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Mother,  I Don’t Want To Get Married
Ask Dr. Rue

Mother, I Don’t Want To Get Married 

My boyfriend and I have lived in the same community for pretty much our whole lives. We’ve known each other for so long that, at least to me, we’re more like brother and sister than anything else.

My mother is kind of pushing for us to get married, but I don’t know. I love him, I really do. I care about him and everything. But every time the topic comes up about getting married, so that we can give her grandchildren “before mi hancyaa manage dem”, I just feel a dark fluttery pain in my chest. That only happens when she starts talking about that. What do you think it is?

– Child Of An Overbearing Mother, Montego Bay

There are a lot of missing elements that would first need to be looked at. You shared having a ‘brother and sister’ relationship with your boyfriend, I’m wondering what is missing there?

It is important to note, just because we love someone does not mean we are in love with that person.

Dr. Rue | 03.15.19

If you do still have a great romantic attraction to your boyfriend then that is fine. Also note, it is not necessarily an issue to have a very comfortable relationship with your partner, as it can work best for you both to ultimately have a strong foundation. But ensure you’re both on the same page.

At times, people stay in relationships out of familiarity and what’s expected by others rather than our own interests. Again, I can’t make a fair call on that as I would need more information.

What Mother Wants Me To Get Married And Have Children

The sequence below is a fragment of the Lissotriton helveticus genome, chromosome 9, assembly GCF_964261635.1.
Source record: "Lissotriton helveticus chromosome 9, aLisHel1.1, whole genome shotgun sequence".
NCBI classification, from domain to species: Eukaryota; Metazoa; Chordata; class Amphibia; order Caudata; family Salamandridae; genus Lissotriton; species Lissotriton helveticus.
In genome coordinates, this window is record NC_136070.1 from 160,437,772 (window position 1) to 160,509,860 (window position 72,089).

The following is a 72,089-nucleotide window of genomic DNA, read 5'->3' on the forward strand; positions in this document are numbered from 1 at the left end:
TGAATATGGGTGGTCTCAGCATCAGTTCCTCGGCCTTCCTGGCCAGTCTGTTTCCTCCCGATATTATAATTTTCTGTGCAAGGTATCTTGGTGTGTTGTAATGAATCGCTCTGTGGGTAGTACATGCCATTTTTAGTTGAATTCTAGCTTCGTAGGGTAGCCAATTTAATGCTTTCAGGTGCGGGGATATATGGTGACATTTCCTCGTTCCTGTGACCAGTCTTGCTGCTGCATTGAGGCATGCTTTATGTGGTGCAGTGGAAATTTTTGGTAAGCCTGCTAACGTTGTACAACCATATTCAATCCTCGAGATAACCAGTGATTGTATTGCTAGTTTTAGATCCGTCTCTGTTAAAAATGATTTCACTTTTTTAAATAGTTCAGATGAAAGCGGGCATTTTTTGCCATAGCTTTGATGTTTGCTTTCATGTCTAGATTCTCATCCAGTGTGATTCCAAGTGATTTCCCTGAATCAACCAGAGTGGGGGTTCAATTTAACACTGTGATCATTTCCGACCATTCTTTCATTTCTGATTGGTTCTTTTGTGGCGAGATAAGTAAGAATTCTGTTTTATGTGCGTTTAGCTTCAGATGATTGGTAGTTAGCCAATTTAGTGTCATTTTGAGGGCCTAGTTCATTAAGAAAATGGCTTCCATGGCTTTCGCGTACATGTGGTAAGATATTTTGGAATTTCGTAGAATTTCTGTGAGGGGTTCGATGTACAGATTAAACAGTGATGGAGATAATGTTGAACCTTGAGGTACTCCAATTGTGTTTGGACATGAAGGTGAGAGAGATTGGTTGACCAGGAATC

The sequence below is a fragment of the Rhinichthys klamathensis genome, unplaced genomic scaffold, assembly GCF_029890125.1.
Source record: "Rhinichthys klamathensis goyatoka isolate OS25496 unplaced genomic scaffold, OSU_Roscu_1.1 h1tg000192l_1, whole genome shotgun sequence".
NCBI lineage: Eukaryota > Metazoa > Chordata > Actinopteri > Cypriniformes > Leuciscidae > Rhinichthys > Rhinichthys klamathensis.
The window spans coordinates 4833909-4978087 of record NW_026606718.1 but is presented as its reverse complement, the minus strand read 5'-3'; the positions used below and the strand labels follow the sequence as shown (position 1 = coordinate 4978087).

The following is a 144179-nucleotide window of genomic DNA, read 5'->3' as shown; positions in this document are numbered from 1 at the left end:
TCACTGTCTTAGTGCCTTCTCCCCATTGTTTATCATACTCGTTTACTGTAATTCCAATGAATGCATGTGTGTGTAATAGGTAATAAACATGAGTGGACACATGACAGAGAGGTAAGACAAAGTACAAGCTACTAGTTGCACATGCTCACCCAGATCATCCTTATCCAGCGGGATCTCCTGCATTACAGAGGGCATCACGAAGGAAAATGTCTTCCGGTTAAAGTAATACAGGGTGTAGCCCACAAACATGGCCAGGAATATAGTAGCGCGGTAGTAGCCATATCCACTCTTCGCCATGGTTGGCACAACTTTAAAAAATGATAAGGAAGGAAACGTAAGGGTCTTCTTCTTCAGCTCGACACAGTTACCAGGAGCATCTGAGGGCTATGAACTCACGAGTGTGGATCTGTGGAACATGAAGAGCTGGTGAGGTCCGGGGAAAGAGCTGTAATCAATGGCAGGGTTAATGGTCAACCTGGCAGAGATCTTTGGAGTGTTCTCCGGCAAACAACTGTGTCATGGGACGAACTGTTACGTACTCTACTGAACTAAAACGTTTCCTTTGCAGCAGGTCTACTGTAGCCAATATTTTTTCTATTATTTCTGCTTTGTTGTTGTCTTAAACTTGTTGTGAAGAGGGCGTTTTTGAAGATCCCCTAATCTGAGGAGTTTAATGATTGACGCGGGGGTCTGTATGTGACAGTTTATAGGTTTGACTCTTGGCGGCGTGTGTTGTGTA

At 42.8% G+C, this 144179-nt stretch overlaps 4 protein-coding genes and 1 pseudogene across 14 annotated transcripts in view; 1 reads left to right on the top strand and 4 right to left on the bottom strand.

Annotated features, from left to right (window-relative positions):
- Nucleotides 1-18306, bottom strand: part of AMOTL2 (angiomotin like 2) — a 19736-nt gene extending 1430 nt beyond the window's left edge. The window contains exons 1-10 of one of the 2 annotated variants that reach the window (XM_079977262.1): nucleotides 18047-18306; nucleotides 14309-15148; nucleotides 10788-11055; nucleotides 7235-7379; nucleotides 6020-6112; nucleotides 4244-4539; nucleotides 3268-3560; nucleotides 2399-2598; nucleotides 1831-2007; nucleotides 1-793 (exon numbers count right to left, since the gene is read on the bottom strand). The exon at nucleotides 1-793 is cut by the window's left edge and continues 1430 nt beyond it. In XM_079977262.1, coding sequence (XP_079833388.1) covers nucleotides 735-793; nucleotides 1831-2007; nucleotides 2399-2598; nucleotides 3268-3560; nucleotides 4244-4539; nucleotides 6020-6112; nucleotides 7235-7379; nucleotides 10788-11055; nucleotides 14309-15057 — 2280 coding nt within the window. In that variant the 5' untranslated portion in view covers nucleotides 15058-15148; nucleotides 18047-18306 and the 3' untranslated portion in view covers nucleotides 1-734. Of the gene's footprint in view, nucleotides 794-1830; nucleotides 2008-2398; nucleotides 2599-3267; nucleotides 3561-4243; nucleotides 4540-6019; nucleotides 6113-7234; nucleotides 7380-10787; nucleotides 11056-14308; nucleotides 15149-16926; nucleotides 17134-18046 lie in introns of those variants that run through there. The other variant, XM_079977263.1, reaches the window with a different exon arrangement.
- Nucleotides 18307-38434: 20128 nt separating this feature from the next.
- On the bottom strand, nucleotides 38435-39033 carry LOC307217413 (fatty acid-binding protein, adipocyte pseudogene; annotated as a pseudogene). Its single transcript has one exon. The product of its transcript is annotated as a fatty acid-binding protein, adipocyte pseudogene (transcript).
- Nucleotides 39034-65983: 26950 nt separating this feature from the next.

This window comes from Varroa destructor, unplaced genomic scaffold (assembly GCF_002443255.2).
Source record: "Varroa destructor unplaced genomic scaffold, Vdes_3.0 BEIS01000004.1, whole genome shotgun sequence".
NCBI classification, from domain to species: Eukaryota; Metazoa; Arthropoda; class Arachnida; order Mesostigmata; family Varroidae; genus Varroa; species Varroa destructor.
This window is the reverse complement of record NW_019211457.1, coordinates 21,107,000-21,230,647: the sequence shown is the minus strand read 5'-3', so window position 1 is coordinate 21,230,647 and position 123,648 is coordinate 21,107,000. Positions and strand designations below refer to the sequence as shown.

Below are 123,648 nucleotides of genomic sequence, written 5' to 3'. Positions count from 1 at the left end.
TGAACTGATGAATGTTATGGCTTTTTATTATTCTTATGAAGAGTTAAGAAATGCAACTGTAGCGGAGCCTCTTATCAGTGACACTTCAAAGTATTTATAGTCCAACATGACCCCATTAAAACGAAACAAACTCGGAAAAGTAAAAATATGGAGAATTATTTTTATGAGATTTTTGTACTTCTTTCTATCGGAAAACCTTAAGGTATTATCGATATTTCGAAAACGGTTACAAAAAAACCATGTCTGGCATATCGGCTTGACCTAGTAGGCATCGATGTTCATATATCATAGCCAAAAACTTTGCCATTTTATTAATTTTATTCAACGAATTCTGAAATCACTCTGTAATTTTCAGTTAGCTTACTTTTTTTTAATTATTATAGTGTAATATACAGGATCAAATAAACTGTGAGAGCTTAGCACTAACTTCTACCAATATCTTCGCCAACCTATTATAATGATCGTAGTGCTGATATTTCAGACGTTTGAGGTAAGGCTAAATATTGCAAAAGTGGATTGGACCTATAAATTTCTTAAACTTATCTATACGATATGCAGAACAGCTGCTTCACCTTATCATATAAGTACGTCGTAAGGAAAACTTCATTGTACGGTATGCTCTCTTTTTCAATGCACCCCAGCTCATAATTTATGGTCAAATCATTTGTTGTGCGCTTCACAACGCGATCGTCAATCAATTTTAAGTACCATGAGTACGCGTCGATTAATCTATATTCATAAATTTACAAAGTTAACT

Now, if your mother is edging you both towards marriage and children, you have to do a deep inventory. Is this the person you want to marry? Do you feel as though you are curious to explore what else is out there since you’ve never been out of the same community? Do you even want children?

Understand, not everyone wants children and that is okay. You do not need to appease anyone out of feeling you ‘should’ or to make them happy. Does your boyfriend feel the same flutter? Does he want kids? Do you want to be married at all? Are you both able to talk about these things? Again, these are questions you need to ask yourself and ensure you are being honest with you and not what you think you should feel.

Your mom may want the opportunity to have grandchildren but you have to understand, this is your personal journey. As much as our parents may want the best for us, they can have their own expectations, which doesn’t always equate to ours. This is okay. Most importantly, parents just want us to find our way and our own kind of happiness.

Find Your Footing

So, find your own footing, desires, dreams, interests, etc. If something is not really what you want, you won’t feel content. You described this fluttery pain but I think you have to take a look at your own wants/needs to see if these are even things you want for yourself. Our bodies have an interesting way of telling us when something isn’t right. My advice to you, take your time, examine these notions and question yourself to ensure you are living by your standards. If something is off, you will feel it.


Ask Dr. Rue is a weekly, anonymous advice column where your most vulnerable mental health + emotional wellness concerns are addressed. Do you have a question to ask or a situation to present, and wondering what Dr. Rue might have to say? Ask Dr. Rue here

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